Rev. Katherine Todd
Hear me, Lord, my plea is just;
listen to my cry.
Hear my prayer—
it does not rise from deceitful lips.
Let my vindication come from you;
may your eyes see what is right.
Though you probe my heart,
though you examine me at night and test me,
you will find that I have planned no evil;
my mouth has not transgressed.
Though people tried to bribe me,
I have kept myself from the ways of the violent
through what your lips have commanded.
My steps have held to your paths;
my feet have not stumbled.
I call on you, my God, for you will answer me;
turn your ear to me and hear my prayer.
Show me the wonders of your great love,
you who save by your right hand
those who take refuge in you from their foes.
Keep me as the apple of your eye;
hide me in the shadow of your wings
from the wicked who are out to destroy me,
from my mortal enemies who surround me.
They close up their callous hearts,
and their mouths speak with arrogance.
They have tracked me down, they now surround me,
with eyes alert, to throw me to the ground.
They are like a lion hungry for prey,
like a fierce lion crouching in cover.
Rise up, Lord, confront them, bring them down;
with your sword rescue me from the wicked.
By your hand save me from such people, Lord,
from those of this world whose reward is in this life.
May what you have stored up for the wicked fill their bellies;
may their children gorge themselves on it,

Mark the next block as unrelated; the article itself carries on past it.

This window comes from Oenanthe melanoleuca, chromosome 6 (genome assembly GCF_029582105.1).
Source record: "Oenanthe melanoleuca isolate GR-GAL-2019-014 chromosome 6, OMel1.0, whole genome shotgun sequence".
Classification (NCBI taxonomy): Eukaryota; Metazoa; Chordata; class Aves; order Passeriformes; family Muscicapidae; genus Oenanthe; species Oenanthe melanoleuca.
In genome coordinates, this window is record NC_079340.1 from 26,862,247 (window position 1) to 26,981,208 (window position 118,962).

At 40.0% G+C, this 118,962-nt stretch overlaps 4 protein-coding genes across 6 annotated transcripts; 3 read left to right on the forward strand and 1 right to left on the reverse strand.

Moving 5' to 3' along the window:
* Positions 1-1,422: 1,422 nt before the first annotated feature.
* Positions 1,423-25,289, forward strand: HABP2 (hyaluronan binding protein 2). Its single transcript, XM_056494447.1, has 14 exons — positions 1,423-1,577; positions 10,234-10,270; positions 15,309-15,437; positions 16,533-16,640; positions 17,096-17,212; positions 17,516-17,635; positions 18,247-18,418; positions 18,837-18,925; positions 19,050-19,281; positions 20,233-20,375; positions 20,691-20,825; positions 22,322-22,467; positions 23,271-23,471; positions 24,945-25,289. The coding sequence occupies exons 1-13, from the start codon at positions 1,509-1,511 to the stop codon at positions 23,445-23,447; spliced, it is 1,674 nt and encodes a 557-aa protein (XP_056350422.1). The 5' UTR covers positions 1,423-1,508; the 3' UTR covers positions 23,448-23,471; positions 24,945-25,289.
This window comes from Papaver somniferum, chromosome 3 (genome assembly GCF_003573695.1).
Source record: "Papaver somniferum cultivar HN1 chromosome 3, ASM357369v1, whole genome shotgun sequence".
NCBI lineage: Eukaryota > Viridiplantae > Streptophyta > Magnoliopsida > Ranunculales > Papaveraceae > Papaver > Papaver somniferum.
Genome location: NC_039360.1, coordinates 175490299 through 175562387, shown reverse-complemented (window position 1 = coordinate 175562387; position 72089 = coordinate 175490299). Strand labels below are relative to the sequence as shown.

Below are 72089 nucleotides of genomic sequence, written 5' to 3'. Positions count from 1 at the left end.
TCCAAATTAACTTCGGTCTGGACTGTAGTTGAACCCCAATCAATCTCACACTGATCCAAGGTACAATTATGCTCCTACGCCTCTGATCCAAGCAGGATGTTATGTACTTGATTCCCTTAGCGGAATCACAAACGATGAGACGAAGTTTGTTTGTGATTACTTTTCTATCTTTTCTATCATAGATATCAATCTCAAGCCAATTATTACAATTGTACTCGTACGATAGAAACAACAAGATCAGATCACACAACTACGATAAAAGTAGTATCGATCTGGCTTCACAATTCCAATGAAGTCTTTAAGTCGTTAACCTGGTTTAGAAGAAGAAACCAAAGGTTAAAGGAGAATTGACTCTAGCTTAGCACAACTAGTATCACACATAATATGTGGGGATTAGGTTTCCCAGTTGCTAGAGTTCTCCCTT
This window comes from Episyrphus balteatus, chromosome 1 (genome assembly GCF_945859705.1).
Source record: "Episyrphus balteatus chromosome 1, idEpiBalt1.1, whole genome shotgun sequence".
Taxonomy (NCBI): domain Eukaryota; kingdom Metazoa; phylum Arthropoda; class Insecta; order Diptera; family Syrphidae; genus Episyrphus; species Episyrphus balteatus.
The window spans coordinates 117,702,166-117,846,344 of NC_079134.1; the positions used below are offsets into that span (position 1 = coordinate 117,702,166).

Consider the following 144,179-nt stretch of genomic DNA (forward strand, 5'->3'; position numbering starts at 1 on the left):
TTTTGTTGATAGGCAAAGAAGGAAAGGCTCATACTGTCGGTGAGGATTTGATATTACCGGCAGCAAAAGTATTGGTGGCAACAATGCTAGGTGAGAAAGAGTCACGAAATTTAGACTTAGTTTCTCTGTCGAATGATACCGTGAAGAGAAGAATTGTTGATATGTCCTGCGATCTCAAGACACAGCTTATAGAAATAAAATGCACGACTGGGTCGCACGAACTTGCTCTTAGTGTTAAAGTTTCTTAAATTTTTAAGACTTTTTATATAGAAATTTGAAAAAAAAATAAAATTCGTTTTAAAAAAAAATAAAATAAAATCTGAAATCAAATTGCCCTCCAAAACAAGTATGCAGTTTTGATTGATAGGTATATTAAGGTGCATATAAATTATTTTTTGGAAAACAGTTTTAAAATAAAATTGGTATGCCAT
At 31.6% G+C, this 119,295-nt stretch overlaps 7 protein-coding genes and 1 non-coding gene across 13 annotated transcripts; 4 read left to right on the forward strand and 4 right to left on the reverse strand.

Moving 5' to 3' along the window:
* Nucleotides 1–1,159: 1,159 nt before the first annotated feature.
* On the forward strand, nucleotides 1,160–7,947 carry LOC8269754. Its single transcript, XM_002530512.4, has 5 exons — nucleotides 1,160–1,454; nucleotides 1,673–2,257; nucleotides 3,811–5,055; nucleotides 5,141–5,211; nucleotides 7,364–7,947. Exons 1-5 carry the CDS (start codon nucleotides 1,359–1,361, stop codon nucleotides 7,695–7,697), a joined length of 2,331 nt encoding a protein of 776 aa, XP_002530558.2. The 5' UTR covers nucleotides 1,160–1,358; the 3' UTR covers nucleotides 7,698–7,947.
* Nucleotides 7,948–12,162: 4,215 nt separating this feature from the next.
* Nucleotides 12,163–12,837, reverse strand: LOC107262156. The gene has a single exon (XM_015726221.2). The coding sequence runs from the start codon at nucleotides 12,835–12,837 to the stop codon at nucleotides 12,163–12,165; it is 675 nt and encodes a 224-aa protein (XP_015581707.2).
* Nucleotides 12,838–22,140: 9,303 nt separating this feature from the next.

and may there be leftovers for their little ones.
As for me, I will be vindicated and will see your face;
when I awake, I will be satisfied with seeing your likeness.
When Jesus heard what had happened, he withdrew by boat privately to a solitary place. Hearing of this, the crowds followed him on foot from the towns. When Jesus landed and saw a large crowd, he had compassion on them and healed their sick.
As evening approached, the disciples came to him and said, “This is a remote place, and it’s already getting late. Send the crowds away, so they can go to the villages and buy themselves some food.”
Jesus replied, “They do not need to go away. You give them something to eat.”
“We have here only five loaves of bread and two fish,” they answered.
“Bring them here to me,” he said. And he directed the people to sit down on the grass. Taking the five loaves and the two fish and looking up to heaven, he gave thanks and broke the loaves. Then he gave them to the disciples, and the disciples gave them to the people. They all ate and were satisfied, and the disciples picked up twelve basketfuls of broken pieces that were left over. The number of those who ate was about five thousand men, besides women and children.
Imagine this scenario.